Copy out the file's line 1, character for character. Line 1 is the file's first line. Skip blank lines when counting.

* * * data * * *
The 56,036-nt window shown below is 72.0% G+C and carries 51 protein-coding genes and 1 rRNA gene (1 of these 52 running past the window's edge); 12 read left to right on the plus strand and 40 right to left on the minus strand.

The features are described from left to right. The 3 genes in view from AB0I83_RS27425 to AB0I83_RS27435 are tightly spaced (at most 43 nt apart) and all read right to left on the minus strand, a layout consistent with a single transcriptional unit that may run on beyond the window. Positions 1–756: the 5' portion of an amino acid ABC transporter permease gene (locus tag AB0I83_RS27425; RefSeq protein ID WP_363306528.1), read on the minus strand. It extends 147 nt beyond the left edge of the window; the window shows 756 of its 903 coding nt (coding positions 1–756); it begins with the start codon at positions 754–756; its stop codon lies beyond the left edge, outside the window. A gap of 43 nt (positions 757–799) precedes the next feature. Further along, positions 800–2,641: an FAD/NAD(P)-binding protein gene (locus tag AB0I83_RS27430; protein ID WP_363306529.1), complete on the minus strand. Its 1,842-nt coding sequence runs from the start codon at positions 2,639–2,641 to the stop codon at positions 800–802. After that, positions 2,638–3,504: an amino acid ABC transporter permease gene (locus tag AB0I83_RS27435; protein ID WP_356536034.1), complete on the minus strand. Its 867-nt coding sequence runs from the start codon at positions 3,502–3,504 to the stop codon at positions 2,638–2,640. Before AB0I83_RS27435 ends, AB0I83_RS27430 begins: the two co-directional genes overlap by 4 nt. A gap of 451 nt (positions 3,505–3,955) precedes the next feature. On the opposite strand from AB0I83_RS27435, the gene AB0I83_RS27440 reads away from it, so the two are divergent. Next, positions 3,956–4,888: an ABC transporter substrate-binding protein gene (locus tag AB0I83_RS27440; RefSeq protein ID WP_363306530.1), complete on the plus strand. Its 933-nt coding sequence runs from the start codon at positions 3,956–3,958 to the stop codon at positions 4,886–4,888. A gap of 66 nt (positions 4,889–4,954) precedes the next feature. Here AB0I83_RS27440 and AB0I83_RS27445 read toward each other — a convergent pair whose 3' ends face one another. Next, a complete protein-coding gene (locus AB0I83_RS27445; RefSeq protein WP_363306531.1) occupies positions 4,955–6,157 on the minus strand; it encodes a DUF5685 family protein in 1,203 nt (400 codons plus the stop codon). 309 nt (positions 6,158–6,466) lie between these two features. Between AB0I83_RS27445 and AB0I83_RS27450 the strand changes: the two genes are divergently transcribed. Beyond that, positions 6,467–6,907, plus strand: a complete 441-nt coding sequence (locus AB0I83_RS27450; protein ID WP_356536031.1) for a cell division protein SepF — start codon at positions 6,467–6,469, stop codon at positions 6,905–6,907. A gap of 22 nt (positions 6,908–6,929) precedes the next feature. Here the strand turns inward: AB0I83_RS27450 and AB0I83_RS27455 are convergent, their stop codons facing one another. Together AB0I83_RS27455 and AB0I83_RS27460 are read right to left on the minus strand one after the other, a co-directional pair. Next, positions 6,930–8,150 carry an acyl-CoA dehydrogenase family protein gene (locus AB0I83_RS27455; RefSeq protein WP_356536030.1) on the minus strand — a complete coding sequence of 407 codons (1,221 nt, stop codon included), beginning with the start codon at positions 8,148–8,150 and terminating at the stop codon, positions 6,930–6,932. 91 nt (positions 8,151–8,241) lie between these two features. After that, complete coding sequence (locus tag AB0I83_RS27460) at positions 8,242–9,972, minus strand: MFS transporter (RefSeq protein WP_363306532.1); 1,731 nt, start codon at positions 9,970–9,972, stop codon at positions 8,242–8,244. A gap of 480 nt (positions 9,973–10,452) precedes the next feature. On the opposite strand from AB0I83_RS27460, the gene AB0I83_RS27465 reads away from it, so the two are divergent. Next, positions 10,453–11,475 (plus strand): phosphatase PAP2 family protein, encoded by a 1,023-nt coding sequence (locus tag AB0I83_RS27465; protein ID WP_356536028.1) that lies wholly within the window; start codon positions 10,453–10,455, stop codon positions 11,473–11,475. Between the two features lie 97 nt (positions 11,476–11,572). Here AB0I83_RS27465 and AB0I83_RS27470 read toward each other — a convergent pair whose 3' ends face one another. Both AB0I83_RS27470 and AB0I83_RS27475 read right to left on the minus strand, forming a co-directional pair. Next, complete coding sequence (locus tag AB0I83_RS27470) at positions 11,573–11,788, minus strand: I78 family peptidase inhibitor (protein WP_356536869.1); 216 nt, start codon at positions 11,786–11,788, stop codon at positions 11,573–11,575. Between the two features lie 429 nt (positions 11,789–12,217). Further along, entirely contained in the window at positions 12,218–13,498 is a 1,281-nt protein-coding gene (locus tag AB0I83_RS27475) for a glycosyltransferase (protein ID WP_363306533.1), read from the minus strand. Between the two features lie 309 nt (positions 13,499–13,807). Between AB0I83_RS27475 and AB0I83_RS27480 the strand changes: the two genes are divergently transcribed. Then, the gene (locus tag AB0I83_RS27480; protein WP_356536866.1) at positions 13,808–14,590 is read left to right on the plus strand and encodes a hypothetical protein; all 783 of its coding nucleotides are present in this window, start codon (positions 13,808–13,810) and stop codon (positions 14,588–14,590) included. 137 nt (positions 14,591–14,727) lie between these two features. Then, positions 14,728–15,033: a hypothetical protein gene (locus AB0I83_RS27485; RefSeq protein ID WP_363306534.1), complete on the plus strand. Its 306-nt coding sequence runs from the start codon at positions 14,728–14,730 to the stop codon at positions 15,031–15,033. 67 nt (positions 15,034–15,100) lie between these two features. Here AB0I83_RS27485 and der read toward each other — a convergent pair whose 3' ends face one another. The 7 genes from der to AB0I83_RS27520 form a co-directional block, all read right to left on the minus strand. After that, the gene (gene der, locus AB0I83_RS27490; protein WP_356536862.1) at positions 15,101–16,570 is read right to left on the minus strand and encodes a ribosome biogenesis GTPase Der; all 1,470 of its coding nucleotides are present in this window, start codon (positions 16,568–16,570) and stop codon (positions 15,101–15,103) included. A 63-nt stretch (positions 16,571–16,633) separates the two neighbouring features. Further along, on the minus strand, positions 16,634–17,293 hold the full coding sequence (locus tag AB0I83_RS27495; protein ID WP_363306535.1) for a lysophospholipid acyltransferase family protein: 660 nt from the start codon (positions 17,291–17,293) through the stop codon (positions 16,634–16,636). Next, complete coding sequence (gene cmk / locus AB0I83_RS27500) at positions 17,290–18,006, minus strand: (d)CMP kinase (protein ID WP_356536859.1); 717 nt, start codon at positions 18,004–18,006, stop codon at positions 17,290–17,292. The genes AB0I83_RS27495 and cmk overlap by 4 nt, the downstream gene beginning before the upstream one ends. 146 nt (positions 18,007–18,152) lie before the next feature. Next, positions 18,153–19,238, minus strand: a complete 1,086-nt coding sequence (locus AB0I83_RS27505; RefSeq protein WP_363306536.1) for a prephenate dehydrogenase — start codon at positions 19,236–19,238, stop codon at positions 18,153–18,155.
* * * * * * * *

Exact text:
The 56,036-nt window shown below is 72.0% G+C and carries 51 protein-coding genes and 1 rRNA gene (1 of these 52 running past the window's edge); 12 read left to right on the plus strand and 40 right to left on the minus strand.